Lancashire CEO: Lateral flow tests, vaccine passports under consideration in bid to get cricket crowds back

Emirates Old Trafford was one of England’s bases for their bio-secure home season in 2020  

Lateral flow tests and vaccination certificates could be used to accelerate the return of spectators to cricket, according to Lancashire chief executive, Daniel Gidney.

While Gidney celebrates the recent roadmap out of lockdown as “the best news” he’s had “in a very, very long time”, he hopes the game can find a way to work with government to facilitate a return of crowds ahead of current guidelines.

For example, under the plans outlined by Boris Johnson on Monday, full houses will not be permitted before June 21 and there will be, in theory, no crowds at all before May 17.

But with the County Championship season starting on April 8, it is possible for six rounds of action to have taken place before a spectator is admitted to the ground. And with the T20 Blast campaign, which is so vital to cashflow in the domestic game, starting on June 9, counties could be missing out on some lucrative fixtures due to restrictions which will see a maximum of 25 percent capacity allowed to attend before June 21.

As a result, Gidney – and some of his fellow chief executives – are looking at ways to demonstrate to government that hosting spectators in cricket grounds is every bit as safe as allowing customers into non-essential shops or beer gardens, both of which are scheduled to be permitted from April 12.

To that end, it is likely there will be a request for the government to accept early-season matches as ‘pilot’ events, during which counties will attempt to demonstrate they can safely deal with the return of spectators. The MCC and Warwickshire, who host the Tests against New Zealand at the start of June, may well ask for similar dispensations. At present, both venues are likely to be limited to 25 percent capacity.

“There is a group of CEOs, including me, who are on a return-to-crowds group coming up with practical low-risk solutions,” Gidney said. “If you have 500 people going into a store – or 500 in a massive beer garden – how is that different to 500 watching in a cricket ground?

“Also, if we have 500 members coming in, we can do lateral flow testing in the car park with a 30-minute turn round for the results and you only come in with a negative test. Coupled with the fact that demographic [county members, who are typically older people] are likely to have been vaccinated, I will be asking ‘what is wrong with that approach?’.

“I want to be able to get members back watching County Championship cricket in April. Not in huge numbers, but we need lots of pilots, so we don’t rush in blind on May 17.”

Gidney’s desire to see spectators return is understandable. Lancashire’s turnover dropped from around £34 million in 2019 to around £16 million in 2020. As well as all employees – including players – accepting a 20 percent pay cut, the club was also obliged to make seven compulsory redundancies.

And while he says he has been “blown away by the love and support” of the county’s members – many of whom donated their 2020 fees to the club rather than requesting a refund or a rollover of their membership – Gidney is aware their patience will be tested if they are forced to sit out another six rounds of Championship cricket.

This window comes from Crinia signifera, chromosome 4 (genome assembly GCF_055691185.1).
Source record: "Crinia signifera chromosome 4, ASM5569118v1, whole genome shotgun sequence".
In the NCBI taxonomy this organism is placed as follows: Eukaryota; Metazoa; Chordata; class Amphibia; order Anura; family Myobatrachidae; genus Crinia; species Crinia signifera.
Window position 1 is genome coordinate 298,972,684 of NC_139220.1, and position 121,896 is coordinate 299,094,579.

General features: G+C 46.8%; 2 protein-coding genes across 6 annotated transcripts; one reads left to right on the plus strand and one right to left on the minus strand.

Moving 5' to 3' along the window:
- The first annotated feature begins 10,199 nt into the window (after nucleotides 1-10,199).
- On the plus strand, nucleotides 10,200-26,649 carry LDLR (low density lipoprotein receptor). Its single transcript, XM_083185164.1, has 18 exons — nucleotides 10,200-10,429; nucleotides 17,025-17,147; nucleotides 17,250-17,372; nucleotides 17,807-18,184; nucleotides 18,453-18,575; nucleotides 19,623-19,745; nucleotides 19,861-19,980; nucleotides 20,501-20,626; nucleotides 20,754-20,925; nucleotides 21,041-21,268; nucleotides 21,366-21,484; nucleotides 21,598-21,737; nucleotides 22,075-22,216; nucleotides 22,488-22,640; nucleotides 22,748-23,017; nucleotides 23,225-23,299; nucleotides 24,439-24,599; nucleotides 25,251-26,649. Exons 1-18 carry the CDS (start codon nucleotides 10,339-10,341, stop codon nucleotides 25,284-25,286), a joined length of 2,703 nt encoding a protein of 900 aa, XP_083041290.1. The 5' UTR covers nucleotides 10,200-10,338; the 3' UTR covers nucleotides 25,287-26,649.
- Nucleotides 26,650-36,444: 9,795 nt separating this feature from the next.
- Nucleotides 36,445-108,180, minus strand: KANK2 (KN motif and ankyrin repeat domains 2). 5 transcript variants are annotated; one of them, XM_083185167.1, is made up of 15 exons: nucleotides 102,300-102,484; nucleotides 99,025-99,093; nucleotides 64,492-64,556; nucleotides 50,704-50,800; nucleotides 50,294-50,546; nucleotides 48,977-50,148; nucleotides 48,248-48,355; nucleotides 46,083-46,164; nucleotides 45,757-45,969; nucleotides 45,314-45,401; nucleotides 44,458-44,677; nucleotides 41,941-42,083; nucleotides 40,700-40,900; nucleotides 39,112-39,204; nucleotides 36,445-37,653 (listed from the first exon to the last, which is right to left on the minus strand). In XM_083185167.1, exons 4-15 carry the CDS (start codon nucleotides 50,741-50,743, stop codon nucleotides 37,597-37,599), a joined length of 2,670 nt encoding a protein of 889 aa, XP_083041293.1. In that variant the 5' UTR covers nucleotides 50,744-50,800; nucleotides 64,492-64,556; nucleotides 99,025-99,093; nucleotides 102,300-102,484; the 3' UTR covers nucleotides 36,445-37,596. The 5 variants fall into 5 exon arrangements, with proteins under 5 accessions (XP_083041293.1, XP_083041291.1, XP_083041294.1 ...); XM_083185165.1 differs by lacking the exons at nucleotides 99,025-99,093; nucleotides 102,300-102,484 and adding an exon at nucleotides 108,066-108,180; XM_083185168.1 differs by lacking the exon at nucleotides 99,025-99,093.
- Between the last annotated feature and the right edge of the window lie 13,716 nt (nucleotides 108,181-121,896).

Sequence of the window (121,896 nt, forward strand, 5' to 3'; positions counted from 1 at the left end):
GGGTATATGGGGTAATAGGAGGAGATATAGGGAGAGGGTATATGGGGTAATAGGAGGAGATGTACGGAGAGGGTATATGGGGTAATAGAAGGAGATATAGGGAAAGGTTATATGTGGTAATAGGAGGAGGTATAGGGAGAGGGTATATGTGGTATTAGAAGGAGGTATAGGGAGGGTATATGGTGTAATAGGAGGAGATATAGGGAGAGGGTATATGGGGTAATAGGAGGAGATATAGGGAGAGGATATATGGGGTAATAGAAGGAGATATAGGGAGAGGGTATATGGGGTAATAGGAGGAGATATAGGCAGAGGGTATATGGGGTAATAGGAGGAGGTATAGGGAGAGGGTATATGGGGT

In one way, at least, the relative age of most county members might be advantageous with all over-50s in England likely to have been offered a first vaccine, at least, by mid-April. Gidney hopes that proof of vaccine might be utilised by county clubs as a condition of safe entry.

“In terms of vaccine passports, the messaging from the ECB, which came from government, is that this is a no-no,” Gidney says. “It’s seen as politically unacceptable.

“But the travel industry is already moving in this direction. SAGA holidays, for example, have announced that you can’t go on cruises unless you demonstrate that you’d have a vaccine. And Emirates airline were one of the first to insist on a negative PCR test within 72 hours of take-off. There you have private companies which have set out a policy for booking.

“So ultimately this won’t be the domain of national governments. The travel industry has really been leading in this area.”

While the T20 Blast will start before full-house attendances are allowed – at Emirates Old Trafford, capacity will be around 21,500 in 2021 – Gidney is not currently in favour of any changes to the domestic fixture schedule. While some county CEOs are keen to explore the possibility of swapping County Championship fixtures in July with T20 Blast fixtures in June, Gidney believes it could create as many issues as it resolves. ESPNcricinfo understands there will, however, be meetings held throughout this week to explore the issue.

“I’m very excited,” Gidney said. “People are desperate to get out and watch cricket and desperate to experience live events. People talk about the Roaring Twenties after the First World War; I genuinely believe we’re going to have the same again.

“There’s something like £250 billion of savings in households, because people just haven’t been spending any money. We’ve got to find a way as the events and sports industry to give them a way they can spend some money to watch live events and live sport.

“We showed last year we can get people playing cricket safely. That was our K2 to climb, now we’ve got our Everest. After speaking to a number of other CEOs, we’re really up to this challenge and we want to find a way of doing this safely and as quickly as we can.”

George Dobell is a senior correspondent at ESPNcricinfo